Using Secondary Research to Assess a Competitor’s Capabilities
Scenario for Secondary Research:
Here is an example of how Secondary Research can be used in a Competitor Research Study. A major insurance company was preparing a bid to administer employee benefits for the public transit commission of a major city. The executives were seeking to assess the performance of the incumbent company and to address whatever weaknesses were found in the incumbent’s performance in their proposal. They also wanted to assess the likelihood of success in obtaining the contract.
Secondary Research: Searching the Public Records
In this scenario, the minutes of city council meetings provided a rich harvest of information on the incumbent company as well as a potential competitor.
It was discovered that the incumbent company had once been the insurance administrator for the city, administrating benefits to municipal employees.
According to the minutes, the incumbent lost the contract when it was discovered that they were lax in their administration, providing benefits to city employees in cases where they should not have received benefits. In other words, they were incompetent and their incompetence cost the city millions of dollars.
A very large and well-known insurance company, and a significant competitor to the company sponsoring the study, won the contract to administer the insurance benefits for municipal employees. This company did its job well, too well in the opinion of the employees, as their claims were strictly regulated: many of the type of claims that were accepted by the former administrator were now being rejected. This led to employee discontent.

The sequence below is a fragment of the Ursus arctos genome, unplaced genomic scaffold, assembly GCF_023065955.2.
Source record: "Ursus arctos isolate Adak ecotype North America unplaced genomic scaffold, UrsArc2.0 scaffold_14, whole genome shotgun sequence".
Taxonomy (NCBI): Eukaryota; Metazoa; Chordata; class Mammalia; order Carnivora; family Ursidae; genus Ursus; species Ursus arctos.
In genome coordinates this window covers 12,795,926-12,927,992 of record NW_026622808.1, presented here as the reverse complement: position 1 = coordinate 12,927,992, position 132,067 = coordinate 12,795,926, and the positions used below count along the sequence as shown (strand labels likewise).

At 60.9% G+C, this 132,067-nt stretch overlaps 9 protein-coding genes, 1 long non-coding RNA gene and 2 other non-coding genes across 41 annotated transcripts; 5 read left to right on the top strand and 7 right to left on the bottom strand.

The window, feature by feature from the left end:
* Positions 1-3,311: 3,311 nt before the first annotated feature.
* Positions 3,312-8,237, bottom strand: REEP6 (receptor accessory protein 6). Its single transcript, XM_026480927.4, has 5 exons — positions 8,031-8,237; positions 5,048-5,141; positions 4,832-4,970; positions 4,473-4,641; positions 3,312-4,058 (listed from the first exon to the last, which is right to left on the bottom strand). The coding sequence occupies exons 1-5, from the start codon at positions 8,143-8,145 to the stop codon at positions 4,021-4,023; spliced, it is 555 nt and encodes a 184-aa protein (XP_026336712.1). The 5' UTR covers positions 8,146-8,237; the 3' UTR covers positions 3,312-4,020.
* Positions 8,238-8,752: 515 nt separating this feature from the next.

Public Transit Proposal
On the surface it seemed as if the insurance company sponsoring the research had a good opportunity to have a successful bid.
Further research, however, showed that the public transit commission’s contract with its employees was coming to an end at the same time as the insurance administration contract. The public transit employees were in a foul mood and were threatening to go on strike.
Statements from transit commission officials indicated that they were not prepared to face a strike threat, and that enforcing stricter insurance administration was not politically feasible at that moment in time.
The conclusion of the research was that the transit commission would retain the current insurance administrator to avoid conflict with its employees. The insurance administrator’s incompetence turned out to be a saving grace on this occasion.
Notwithstanding the research findings, the sponsoring insurance company made an aggressive bid to win the contract but, as forecast by the research report, the public transit commission retained the incumbent company.
This is a brief discussion on using secondary research to assess a competitor.
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